This is Saieva.com, the personal Website of Sal Saieva. I am an independent IT and Software Consultant. You can find my career background on LinkedIn and ways I can help your startup or enterprise project on the About page.
I created MettleCVE, a vulnerability lookup tool for iPhone, to help Security Remediation Teams and Information Security Professionals access patch information to fix cybersecurity issues faster. You can see a short 35-second demo of the app here on YouTube.
Interested in Agile? Colleagues and friends frequently ask me how to get started with Agile for their projects and with their teams. The recommendations I've shared and used over-and-over-again are consolidated here on the How To Do Agile page.
A baseball manager recognizes a nonphysical talent, hustle, as an essential gift of great players and great teams. It is the characteristic of running faster than necessary, moving sooner than necessary, trying harder than necessary. It is essential for great programming teams, too. Hustle provides the cushion, the reserve capacity, that enables a team to cope with routine mishaps, to anticipate and forfend minor calamities. The calculated response, the measured effort, are the wet blankets that dampen hustle. -Frederick Brooks, The Mythical Man-Month.
I've found two compatibility issues between Chef Workstation (ie, the
chef-runcommand) and Amazon Linux 2022 (AL2022). The versions tested were:
For anyone interested in running Logitech Media Server (LMS aka Squeezebox Server) on AWS EC2 instances with Graviton processors, here is a tested configuration with a list of additional packages that are required.
An AWS Linux 2 EC2 instance running in a VPC configured with an S3 Endpoint Gateway to access update repositories received the following error when running the
Here’s the method demonstrated by Jim Lahey in this New York Times video interview with Mark Bittman.
Bob Martin (author of Clean Code, The Clean Coder, and evangelist of software craftsmanship) recently posted The Programmer’s Oath. Let’s say we have jobs as System Engineer’s or System Administrator’s. We may write code to automate our work, to manage, maintain, and operate our systems and environments, but we don’t necessarily work as Programmer’s do writing applications for business functions. Would the Programmer’s Oath apply? Are its promises relevant to systems engineering/administration work? Perhaps it does. Here’s a version with some of the words changed as The System Administrator’s Oath.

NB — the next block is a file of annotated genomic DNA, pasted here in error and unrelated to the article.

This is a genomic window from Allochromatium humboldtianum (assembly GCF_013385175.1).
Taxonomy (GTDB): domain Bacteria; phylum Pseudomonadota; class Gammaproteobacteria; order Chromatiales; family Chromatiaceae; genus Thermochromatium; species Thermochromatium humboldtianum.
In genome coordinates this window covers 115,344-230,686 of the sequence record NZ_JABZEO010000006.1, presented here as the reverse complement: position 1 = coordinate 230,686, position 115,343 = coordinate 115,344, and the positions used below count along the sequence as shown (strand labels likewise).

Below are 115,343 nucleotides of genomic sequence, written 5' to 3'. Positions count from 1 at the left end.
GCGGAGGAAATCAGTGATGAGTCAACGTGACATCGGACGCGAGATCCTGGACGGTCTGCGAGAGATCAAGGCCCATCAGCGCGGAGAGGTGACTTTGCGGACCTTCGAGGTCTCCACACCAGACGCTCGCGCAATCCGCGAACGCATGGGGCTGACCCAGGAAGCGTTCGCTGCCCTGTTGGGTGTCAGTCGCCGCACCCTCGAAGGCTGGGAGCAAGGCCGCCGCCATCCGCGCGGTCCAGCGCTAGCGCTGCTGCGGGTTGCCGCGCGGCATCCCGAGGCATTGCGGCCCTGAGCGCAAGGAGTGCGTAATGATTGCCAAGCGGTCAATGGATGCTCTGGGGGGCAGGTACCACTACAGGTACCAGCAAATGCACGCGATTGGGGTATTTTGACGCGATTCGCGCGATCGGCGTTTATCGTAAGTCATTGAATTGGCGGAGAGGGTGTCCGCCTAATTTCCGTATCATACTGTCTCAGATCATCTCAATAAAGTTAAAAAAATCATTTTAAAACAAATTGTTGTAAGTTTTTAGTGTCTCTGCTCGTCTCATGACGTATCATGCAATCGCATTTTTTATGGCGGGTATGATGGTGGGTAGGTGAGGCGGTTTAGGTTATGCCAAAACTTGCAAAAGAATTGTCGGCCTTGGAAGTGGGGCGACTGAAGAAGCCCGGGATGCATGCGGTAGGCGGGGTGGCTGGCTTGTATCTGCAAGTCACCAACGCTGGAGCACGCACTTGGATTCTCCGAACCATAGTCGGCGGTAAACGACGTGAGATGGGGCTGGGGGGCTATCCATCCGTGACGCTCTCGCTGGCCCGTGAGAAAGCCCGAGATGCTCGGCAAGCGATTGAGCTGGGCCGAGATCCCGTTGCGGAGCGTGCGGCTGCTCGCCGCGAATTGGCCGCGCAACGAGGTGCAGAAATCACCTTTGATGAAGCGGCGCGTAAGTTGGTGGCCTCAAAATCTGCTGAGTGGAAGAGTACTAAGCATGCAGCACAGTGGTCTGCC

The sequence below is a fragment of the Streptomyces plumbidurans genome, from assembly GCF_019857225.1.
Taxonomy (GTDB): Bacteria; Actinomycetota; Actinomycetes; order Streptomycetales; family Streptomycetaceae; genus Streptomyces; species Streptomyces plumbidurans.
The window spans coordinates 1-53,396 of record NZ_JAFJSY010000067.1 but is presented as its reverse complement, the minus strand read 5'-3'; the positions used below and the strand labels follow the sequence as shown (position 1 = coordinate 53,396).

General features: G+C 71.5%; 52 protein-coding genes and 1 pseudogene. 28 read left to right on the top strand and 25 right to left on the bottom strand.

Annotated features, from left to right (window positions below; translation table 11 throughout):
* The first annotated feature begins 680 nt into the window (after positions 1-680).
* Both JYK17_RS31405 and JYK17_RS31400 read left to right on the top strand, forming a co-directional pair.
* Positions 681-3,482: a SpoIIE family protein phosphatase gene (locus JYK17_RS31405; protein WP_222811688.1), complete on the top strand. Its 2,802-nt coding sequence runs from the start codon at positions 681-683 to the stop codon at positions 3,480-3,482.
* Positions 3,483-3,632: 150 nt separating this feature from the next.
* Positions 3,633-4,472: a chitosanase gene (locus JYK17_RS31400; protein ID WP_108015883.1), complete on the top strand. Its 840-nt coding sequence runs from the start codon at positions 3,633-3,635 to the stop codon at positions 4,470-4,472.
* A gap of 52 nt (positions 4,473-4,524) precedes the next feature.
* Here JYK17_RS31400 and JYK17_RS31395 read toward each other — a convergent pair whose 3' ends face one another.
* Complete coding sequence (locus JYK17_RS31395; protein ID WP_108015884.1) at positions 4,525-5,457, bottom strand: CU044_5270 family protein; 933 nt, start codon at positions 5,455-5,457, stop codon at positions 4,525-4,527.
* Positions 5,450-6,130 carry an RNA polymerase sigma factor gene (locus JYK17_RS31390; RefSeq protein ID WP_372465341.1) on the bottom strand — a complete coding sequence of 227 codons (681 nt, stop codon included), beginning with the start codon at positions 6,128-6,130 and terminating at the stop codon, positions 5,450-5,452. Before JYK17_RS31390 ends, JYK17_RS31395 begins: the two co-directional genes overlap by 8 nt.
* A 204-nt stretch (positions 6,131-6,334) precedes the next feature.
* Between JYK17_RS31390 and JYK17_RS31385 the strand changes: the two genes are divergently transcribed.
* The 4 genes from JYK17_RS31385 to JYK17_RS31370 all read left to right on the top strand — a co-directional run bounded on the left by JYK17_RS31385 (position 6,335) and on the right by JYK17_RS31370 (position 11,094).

Glenn Vanderburg, Engineering Director for Architecture at LivingSocial (@glv; https://vanderburg.org), has a personal project underway to implement TeX’s algorithms in the Clojure programming language. His work was recently described in an article published on InfoQ. Glenn also presented his work at the Clojure/conj conference last year in 2014, his excellent talk is posted on YouTube.
Designers Jony Ive and Marc Newson recently collaborated on a collection of objects, some chosen and some designed and manufactured by them, for an auction supporting Bono’s (PRODUCT)RED brand and charity. Charlie Rose interviewed and toured the Sotheby’s auction floor with them. While the discussion was interesting in several ways, comments by Jony Ive on his motivations for design are deeply thoughtful and inspiring:
While traveling around Southern Spain in April 2013, I had a very difficult time getting a data connection on my iPhone 4S. The phone was purchased in the US with locked service from AT&T. Prior to my trip, I purchased the Global Data, Phone, and Messaging services from AT&T so I was not expecting any troubles.
Adam Steltzner, the NASA Engineer responsible for the Mars Curiosity Rover’s Entry Descent and Landing system, was interviewed by National Public Radio. In the article he described the jargon used in the Control Room during the final moments of the Rover’s descent on Mars. The article is here:
Highlights from my reading of Rework by Jason Fried and David Heinemeier Hansson.
Highlights from my reading of The Happiness Project by Gretchen Rubin.
When a new US President is elected there is a focus on their first 100 days in office. The process seems to be credited to Franklin D. Roosevelt who met with Congress each of those first 100 days to pass new laws and establish new programs that quickly made a difference at the time.
The principles (and the intention) of Agile Development are often confused with the word agile which people interpret to mean fast (in the sense of being quick and doing things other than in a thorough way). Of course that is an incorrect interpretation. Agile methods are not intended to be fast, if anything Agile teaches us to be iterative, repetitive, and to break down larger problems into smaller pieces that can be more easily understood, completed with higher quality, and delivered on an expected schedule. From that perspective, Agile teaches us to be frequent in the way we approach our work.